'Raging Bull' decision could rouse patent holders to sue decades after alleged infringement
What does the 1980 boxing movie Raging Bull have to do with adult diapers? Plenty.
Last year, the U.S. Supreme Court decided Petrella v. Metro-Goldwyn-Mayer, also known as the Raging Bull case because it concerned a copyright in that movie’s screenplay. The court held that the equitable doctrine of laches, which says lawsuits may be dismissed if they were unreasonably delayed, is unavailable in copyright lawsuits.
Paula Petrella, the daughter of the original screenwriter, reached a settlement with MGM this year. But the decision is still being felt—and not only in copyright litigation. On June 19, the U.S. Court of Appeals for the Federal Circuit heard oral arguments in a dispute over whether Petrella applies to patent law. SCA Hygiene Products v. First Quality Baby Products concerns patents on adult diapers, but it could stink up the whole world of patent litigation.
Patent litigators are watching: At least 22 amicus briefs had been filed by mid-June. Mark Privratsky, co-chair of the ABA Intellectual Property Law Section’s subcommittee on inequitable conduct in patent litigation, says a decision that laches is unavailable would be “tipping the apple cart upside down.”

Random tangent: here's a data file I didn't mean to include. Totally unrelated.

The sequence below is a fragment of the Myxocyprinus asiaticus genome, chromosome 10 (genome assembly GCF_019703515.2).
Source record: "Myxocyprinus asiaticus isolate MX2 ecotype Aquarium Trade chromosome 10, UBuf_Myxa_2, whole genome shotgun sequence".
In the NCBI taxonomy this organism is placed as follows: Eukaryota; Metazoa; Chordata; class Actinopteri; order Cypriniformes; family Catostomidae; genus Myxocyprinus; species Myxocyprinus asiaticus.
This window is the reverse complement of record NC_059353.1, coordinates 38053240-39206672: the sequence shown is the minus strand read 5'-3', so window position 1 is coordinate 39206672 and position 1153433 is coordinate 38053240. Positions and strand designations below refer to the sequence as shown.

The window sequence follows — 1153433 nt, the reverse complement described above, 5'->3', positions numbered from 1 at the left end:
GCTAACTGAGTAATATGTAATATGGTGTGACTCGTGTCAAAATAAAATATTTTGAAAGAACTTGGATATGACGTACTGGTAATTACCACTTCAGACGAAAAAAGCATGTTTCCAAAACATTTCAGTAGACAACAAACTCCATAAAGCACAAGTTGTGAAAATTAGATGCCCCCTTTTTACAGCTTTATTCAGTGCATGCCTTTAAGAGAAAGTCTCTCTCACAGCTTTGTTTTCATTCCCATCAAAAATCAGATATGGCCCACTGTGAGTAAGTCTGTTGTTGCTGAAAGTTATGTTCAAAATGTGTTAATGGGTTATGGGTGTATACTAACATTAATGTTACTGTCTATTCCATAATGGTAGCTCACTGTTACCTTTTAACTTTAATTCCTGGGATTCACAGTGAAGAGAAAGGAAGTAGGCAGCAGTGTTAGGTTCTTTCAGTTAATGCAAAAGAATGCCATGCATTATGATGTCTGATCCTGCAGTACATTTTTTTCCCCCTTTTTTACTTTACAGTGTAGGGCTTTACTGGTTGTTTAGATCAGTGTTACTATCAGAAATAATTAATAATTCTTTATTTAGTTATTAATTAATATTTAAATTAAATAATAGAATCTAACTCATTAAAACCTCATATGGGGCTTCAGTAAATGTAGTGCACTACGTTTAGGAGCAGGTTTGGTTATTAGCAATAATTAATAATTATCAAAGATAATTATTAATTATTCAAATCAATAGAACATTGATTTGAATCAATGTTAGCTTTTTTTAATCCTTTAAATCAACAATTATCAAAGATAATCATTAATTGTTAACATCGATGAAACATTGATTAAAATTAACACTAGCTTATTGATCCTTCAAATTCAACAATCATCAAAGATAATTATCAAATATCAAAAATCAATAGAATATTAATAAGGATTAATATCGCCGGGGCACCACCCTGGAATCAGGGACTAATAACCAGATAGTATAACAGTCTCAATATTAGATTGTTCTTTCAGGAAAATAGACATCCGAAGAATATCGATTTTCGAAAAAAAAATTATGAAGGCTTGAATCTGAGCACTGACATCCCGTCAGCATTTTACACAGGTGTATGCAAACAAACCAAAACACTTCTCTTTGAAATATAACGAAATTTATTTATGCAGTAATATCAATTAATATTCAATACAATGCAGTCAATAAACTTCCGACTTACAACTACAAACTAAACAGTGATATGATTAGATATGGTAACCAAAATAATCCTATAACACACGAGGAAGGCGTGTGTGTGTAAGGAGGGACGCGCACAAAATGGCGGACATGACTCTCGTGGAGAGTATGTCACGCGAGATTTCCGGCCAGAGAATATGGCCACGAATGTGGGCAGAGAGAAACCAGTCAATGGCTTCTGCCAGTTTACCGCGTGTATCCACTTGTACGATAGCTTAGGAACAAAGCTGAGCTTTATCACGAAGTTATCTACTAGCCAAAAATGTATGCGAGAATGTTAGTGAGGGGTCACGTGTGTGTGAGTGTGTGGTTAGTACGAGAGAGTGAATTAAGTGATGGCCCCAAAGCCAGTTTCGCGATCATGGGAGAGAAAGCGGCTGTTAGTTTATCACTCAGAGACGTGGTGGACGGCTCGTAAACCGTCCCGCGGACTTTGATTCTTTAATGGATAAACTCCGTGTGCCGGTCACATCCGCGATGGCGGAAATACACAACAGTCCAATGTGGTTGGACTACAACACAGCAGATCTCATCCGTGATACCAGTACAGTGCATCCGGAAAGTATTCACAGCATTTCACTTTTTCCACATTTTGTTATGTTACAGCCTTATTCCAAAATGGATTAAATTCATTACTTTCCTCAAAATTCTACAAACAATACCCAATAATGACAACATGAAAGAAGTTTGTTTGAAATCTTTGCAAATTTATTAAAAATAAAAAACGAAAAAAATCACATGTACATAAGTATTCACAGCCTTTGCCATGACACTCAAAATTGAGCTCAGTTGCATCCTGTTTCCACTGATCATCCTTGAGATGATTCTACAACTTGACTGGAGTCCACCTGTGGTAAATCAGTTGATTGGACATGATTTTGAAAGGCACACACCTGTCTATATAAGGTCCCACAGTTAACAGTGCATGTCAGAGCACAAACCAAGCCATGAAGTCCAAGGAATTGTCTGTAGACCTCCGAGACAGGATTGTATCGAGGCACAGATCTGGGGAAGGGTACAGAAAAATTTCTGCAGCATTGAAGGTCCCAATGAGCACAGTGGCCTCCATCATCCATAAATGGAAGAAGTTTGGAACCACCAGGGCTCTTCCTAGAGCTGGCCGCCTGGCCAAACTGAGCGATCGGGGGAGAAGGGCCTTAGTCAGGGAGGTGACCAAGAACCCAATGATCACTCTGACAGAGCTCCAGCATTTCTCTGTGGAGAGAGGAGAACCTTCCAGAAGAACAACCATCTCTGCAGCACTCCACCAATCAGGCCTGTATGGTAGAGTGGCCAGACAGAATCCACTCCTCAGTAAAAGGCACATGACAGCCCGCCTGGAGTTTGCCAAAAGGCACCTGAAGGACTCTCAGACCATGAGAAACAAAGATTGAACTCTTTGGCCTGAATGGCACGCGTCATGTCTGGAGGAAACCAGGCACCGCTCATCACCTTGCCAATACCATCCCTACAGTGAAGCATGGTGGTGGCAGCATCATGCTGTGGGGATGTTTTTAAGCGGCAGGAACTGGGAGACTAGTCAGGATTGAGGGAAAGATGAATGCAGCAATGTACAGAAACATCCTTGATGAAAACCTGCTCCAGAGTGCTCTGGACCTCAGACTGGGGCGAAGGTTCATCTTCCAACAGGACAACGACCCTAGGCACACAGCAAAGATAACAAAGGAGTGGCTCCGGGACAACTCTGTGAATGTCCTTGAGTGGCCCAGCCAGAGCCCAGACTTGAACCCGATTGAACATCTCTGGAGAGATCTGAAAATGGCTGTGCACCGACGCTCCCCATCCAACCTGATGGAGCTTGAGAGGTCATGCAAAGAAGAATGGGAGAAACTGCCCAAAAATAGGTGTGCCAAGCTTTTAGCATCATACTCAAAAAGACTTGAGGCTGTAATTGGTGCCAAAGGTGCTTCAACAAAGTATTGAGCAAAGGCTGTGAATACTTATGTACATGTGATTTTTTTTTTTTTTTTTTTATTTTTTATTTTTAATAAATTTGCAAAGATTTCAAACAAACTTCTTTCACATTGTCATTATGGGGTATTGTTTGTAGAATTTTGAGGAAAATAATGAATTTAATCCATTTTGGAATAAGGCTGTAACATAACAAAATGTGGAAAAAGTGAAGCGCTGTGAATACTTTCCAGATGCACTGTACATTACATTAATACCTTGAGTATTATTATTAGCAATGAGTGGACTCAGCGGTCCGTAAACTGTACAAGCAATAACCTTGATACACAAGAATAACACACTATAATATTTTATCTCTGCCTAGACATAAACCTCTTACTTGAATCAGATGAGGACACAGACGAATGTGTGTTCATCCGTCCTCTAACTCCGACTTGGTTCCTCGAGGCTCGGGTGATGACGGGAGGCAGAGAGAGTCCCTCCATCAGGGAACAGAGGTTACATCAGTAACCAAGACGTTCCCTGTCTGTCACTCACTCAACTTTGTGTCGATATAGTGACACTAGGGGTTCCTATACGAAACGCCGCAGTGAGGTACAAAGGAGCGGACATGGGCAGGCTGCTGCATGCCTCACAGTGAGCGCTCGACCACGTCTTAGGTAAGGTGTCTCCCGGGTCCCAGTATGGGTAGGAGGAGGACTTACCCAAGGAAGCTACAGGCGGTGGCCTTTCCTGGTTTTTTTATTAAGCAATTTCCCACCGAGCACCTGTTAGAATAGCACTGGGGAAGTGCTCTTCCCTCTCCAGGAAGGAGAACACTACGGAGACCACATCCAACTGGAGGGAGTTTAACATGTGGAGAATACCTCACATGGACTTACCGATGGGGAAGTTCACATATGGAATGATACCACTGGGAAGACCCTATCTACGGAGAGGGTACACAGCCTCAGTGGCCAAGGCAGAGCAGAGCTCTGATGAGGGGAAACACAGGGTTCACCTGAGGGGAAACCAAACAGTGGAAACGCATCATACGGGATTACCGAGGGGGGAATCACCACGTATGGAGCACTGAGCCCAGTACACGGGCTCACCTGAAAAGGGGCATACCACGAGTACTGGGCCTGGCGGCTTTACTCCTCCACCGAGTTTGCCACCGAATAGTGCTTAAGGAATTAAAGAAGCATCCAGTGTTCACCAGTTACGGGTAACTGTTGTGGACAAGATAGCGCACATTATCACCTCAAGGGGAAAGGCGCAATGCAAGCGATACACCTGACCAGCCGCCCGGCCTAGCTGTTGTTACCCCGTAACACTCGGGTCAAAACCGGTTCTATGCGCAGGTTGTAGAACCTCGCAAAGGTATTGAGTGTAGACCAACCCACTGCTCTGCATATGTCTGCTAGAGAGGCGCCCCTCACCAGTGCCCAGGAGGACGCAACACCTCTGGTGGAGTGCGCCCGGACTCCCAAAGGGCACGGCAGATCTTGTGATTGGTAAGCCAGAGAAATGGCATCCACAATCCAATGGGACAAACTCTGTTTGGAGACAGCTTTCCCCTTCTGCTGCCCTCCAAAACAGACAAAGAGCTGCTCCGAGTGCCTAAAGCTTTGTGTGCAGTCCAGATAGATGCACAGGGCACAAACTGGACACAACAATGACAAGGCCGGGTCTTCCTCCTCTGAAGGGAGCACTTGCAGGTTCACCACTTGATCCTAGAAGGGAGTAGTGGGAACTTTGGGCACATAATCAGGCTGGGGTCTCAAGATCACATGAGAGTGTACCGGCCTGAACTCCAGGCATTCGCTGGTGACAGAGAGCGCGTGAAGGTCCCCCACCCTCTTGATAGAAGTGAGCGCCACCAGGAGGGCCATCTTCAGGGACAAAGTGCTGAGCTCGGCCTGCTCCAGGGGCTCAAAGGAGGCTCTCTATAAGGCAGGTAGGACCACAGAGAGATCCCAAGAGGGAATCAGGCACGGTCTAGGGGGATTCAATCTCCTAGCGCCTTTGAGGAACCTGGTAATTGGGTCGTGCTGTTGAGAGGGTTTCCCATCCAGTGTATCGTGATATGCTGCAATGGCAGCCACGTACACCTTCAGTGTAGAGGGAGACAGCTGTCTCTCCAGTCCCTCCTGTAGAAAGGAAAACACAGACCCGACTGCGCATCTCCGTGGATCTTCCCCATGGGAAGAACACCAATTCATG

“If the Fed Circuit en banc says Petrella applies,” says Privratsky, a partner at Lindquist & Vennum in Minneapolis, “my analysis is going to be completely different, as is everybody else’s.”
There would still be time limits on damages. Though infringement may have started years ago, plaintiffs can recover damages only for infringement that took place during the past six years, under the Patent Act’s Section 286, which says that “no recovery shall be had” if the lawsuit is filed more than six years after the infringement. But six years of profits from popular software, pharmaceuticals or disposable diapers could be quite lucrative. And that has intellectual property rights holders worried that there’s no end to their liability.
A GAP FILLER
Writing for the majority in Petrella, Justice Ruth Bader Ginsburg reasoned that laches is “essentially gap-filling, not legislation-overriding” —for use when Congress has not spoken. But Congress has created a statute of limitations for copyrights, 17 U.S.C. § 507(b). Furthermore, the court said, laches is an equitable defense that is usually applied to equitable claims; claims for damages are legal.
Petrella expressly declined to take a stance on its applicability to patent law. A footnote acknowledged that the Federal Circuit ruled in 1992’s A.C. Aukerman Co. v. R.L. Chaides Construction Co. that laches can bar patent suits, but added: “We have not had occasion to review the Federal Circuit’s position.”